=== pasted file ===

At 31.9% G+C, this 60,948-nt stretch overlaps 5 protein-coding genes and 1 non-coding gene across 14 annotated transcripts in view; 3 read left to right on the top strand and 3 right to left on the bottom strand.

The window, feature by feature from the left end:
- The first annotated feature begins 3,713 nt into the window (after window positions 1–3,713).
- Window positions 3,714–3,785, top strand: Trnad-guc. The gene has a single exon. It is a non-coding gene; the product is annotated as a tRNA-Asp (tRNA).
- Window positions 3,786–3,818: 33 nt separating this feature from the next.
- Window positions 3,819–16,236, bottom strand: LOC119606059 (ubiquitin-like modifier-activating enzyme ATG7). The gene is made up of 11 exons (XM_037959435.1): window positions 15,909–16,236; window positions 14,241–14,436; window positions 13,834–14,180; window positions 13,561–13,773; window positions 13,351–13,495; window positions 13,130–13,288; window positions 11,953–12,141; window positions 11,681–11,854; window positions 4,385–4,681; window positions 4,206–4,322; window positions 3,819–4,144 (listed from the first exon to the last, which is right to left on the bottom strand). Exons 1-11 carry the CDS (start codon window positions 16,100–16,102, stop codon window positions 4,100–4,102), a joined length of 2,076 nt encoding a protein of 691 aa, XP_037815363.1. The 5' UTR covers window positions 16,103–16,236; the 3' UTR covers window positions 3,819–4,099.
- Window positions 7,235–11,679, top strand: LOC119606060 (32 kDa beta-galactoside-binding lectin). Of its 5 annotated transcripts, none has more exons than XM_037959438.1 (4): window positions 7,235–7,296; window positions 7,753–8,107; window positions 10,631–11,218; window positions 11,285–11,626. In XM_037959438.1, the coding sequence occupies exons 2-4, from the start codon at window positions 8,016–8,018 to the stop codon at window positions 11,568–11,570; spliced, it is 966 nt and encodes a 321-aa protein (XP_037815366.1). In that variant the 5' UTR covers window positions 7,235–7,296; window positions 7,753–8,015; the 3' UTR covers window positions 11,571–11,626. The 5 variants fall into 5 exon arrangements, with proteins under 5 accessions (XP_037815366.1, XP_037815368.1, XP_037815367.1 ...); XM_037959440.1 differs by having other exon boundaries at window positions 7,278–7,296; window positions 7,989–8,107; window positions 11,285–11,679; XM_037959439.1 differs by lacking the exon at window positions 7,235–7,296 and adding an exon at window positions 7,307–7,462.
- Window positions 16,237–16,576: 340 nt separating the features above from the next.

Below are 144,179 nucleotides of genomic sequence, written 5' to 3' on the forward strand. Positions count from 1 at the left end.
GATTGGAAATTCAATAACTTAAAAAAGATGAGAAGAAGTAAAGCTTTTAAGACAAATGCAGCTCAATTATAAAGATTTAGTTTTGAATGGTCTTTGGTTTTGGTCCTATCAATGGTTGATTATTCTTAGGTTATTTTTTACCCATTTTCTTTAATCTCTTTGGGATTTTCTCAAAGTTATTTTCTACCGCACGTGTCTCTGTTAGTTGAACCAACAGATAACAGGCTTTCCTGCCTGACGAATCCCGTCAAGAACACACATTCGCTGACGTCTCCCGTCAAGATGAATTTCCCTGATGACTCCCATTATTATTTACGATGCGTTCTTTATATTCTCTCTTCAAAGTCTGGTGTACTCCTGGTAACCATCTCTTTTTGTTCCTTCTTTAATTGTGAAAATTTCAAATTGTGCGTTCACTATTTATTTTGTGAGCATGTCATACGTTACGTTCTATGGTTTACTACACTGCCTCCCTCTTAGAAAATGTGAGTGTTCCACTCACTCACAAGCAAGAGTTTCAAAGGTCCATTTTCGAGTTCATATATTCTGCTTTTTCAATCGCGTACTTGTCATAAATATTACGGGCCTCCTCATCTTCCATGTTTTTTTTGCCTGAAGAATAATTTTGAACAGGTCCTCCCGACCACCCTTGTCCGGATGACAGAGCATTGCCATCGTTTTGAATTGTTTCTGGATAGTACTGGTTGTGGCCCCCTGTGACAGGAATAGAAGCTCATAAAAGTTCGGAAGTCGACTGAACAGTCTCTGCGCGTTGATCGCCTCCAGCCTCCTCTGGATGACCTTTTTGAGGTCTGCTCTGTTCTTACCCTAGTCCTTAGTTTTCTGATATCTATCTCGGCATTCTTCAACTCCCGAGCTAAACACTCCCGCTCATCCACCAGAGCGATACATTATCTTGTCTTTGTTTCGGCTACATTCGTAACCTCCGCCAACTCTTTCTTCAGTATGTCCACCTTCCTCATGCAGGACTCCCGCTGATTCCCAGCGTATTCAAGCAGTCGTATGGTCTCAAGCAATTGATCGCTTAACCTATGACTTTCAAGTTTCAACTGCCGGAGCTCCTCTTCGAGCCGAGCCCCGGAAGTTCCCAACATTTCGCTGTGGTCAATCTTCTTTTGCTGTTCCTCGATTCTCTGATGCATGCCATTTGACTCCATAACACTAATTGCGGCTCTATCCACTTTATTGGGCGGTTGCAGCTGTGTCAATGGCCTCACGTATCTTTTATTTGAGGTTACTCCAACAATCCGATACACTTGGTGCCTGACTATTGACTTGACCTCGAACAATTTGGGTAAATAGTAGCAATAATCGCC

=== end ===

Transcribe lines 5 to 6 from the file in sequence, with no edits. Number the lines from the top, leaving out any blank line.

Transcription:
- Window positions 3,786–3,818: 33 nt separating this feature from the next.
- Window positions 3,819–16,236, bottom strand: LOC119606059 (ubiquitin-like modifier-activating enzyme ATG7). The gene is made up of 11 exons (XM_037959435.1): window positions 15,909–16,236; window positions 14,241–14,436; window positions 13,834–14,180; window positions 13,561–13,773; window positions 13,351–13,495; window positions 13,130–13,288; window positions 11,953–12,141; window positions 11,681–11,854; window positions 4,385–4,681; window positions 4,206–4,322; window positions 3,819–4,144 (listed from the first exon to the last, which is right to left on the bottom strand). Exons 1-11 carry the CDS (start codon window positions 16,100–16,102, stop codon window positions 4,100–4,102), a joined length of 2,076 nt encoding a protein of 691 aa, XP_037815363.1. The 5' UTR covers window positions 16,103–16,236; the 3' UTR covers window positions 3,819–4,099.